A California Lottery official said that winning tickets for the $1.5 billion Powerball jackpot were sold in California, Florida and Tennessee.
Soon after the hotly anticipated draw, California Lottery, tweeted that one winning ticket was sold in the San Bernardino suburb of Chino Hills.
California Lottery’s deputy director of communications, Russ Lopez, revealed later that winning tickets had also been sold in Florida and Tennessee.
None of the winners’ identities have yet been revealed, although in Chino Hills, crowds descended on the 7-Eleven store that sold the winning ticket. The store gets a $1 million bonus for the making the lucky sale.
California also had 12 ticket-holders match five of the six winning numbers, which were 4, 8, 19, 27, 34 and Powerball number 10.
No ticket holder had all the winning numbers in Saturday’s $900 million drawing, which sent the Wednesday draw to a world record-breaking $1.586 billion. If there is just a single winner, and they choose to take the cash prize instead an annuitized payout over 29 years, they would receive $930 million.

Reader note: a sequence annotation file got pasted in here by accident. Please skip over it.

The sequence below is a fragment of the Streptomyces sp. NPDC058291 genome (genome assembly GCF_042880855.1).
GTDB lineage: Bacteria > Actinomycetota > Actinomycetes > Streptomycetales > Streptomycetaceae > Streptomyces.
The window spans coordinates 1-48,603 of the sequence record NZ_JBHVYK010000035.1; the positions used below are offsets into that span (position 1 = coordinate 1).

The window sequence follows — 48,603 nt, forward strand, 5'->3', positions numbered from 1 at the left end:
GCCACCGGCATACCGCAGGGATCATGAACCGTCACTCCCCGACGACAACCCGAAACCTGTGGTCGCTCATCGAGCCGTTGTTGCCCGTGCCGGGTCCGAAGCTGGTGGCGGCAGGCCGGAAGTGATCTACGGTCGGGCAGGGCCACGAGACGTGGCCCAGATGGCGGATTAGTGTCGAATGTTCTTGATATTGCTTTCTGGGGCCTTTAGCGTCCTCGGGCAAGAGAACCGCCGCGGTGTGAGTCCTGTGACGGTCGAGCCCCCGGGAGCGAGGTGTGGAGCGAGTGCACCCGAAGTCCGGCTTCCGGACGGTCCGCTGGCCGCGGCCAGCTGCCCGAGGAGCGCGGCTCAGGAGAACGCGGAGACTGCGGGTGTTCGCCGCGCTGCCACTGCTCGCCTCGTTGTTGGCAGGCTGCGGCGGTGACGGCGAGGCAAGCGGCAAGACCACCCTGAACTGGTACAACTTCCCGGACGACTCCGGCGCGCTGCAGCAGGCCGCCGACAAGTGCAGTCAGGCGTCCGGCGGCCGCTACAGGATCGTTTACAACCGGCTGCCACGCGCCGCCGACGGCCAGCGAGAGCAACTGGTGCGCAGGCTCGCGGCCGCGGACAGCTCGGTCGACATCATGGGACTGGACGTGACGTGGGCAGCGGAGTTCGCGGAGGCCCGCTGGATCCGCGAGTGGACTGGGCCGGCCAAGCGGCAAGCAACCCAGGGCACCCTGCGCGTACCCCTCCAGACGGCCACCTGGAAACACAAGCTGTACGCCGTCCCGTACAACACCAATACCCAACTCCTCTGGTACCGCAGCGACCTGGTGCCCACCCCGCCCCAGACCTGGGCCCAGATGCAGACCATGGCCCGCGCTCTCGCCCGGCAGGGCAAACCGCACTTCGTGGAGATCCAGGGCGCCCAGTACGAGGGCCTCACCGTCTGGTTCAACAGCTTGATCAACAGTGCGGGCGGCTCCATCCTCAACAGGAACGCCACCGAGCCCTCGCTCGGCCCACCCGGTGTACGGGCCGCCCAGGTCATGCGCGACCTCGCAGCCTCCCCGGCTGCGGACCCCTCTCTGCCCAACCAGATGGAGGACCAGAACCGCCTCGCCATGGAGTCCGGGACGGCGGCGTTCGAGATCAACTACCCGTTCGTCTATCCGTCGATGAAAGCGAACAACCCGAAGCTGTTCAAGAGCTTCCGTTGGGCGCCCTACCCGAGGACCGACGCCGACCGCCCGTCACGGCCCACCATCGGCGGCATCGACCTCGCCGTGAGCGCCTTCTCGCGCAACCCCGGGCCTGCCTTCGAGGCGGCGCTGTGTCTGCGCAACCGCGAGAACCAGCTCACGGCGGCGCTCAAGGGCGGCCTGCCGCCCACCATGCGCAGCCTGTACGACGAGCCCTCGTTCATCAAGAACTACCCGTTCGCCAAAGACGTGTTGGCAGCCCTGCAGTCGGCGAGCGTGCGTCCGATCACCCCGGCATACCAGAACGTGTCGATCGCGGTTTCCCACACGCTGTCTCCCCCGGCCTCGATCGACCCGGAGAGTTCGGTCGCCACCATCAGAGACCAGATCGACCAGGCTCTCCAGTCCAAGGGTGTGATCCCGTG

The jackpot prize, handwritten on a Powerball sign, is displayed at a corner store selling lottery tickets along the U.S. Mexico border in San Ysidro, California, January 12, 2016.
Powerball reported ticket sales of just over 300 million by the middle of the day on Wednesday, as the prospect of winning the world’s single largest jackpot sparked lottery fever across the U.S. The Powerball lottery can be played in 44 states, Washington, D.C. and two U.S. territories.
Gary Grief, executive director of the Texas lottery, told a news conference ahead of the draw that ticket sales were expected to hit a rate of $1.3 million per minute during the commuter rush hour.
But the odds of buying a winning ticket was stratospherically slim – one in 292.2 million, in fact, according to the Multi-State Lottery Association. As one statistician put it, ticket holders were 25 times more likely to become the next president of the United States than they were to win the jackpot.
According to historical lottery data and analysis of purchasing behavior in past drawings, the best time to gamble on the lottery might have actually been when the Powerball jackpot was about $600 million smaller than it is currently.
The more tickets in play, the higher the probability of seeing multiple winners and a split jackpot. That in turn mathematically lowers the expected value of an individual lottery ticket.